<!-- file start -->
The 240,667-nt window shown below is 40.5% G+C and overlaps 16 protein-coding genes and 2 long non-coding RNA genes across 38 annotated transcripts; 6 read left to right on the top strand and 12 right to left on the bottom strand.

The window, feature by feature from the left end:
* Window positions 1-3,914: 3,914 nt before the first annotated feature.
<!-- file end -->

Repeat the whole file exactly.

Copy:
The 240,667-nt window shown below is 40.5% G+C and overlaps 16 protein-coding genes and 2 long non-coding RNA genes across 38 annotated transcripts; 6 read left to right on the top strand and 12 right to left on the bottom strand.

The window, feature by feature from the left end:
* Window positions 1-3,914: 3,914 nt before the first annotated feature.